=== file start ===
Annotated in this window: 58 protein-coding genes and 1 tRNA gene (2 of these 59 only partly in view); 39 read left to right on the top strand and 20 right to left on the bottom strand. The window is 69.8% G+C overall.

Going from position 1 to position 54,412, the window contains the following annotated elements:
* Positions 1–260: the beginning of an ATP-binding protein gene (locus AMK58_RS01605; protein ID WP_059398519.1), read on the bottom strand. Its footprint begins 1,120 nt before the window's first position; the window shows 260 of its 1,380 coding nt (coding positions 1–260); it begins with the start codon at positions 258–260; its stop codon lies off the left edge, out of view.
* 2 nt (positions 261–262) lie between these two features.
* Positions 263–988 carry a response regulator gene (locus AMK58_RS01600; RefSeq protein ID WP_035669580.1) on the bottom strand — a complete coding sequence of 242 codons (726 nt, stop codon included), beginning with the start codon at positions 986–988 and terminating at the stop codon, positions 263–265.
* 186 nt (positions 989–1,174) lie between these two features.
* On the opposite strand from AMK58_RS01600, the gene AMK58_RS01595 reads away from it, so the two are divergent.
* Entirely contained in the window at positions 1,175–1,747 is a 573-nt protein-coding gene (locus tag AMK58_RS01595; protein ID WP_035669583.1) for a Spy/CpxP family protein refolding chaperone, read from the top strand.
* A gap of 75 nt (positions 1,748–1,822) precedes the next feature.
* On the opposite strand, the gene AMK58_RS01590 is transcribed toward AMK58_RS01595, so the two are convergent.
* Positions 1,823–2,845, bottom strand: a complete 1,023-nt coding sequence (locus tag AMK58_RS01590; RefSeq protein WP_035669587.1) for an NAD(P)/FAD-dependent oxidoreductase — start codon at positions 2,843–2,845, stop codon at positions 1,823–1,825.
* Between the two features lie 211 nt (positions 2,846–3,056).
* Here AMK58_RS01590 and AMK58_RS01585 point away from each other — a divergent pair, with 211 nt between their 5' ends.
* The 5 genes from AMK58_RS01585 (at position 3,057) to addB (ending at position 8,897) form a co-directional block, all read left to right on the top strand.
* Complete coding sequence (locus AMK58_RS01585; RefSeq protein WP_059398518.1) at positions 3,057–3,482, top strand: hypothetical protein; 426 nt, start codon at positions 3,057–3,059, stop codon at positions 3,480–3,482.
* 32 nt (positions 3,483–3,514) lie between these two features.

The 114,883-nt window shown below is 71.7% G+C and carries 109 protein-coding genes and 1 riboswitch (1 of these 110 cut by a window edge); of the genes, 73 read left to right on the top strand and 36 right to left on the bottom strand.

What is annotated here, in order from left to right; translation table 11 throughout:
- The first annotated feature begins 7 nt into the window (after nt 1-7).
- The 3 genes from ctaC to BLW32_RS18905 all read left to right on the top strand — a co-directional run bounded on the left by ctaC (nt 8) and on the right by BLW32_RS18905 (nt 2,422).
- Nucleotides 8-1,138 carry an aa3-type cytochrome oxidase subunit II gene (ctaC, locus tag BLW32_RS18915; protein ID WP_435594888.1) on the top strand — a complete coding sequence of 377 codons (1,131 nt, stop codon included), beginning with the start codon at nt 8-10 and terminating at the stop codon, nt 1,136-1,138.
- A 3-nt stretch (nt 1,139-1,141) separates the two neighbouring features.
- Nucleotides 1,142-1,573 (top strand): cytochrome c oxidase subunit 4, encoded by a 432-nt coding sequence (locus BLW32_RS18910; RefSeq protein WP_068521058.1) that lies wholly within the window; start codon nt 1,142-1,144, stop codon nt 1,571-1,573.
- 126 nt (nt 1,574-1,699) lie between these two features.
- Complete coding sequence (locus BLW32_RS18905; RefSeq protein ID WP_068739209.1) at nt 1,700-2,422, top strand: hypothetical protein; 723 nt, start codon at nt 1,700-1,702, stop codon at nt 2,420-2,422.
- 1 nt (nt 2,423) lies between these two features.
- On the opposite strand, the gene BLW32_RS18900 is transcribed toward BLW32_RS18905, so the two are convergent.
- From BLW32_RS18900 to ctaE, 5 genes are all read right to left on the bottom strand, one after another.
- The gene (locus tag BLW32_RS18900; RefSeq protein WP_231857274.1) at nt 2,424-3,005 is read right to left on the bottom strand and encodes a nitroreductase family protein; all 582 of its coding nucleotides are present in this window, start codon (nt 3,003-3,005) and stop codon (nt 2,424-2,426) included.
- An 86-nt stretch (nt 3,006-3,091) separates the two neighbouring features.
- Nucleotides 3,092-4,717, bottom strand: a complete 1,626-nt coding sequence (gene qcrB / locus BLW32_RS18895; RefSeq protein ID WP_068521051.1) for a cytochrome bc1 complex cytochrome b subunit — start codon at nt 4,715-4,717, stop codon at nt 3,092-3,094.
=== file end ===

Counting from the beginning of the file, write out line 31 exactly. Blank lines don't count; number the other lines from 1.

- Nucleotides 3,092-4,717, bottom strand: a complete 1,626-nt coding sequence (gene qcrB / locus BLW32_RS18895; RefSeq protein ID WP_068521051.1) for a cytochrome bc1 complex cytochrome b subunit — start codon at nt 4,715-4,717, stop codon at nt 3,092-3,094.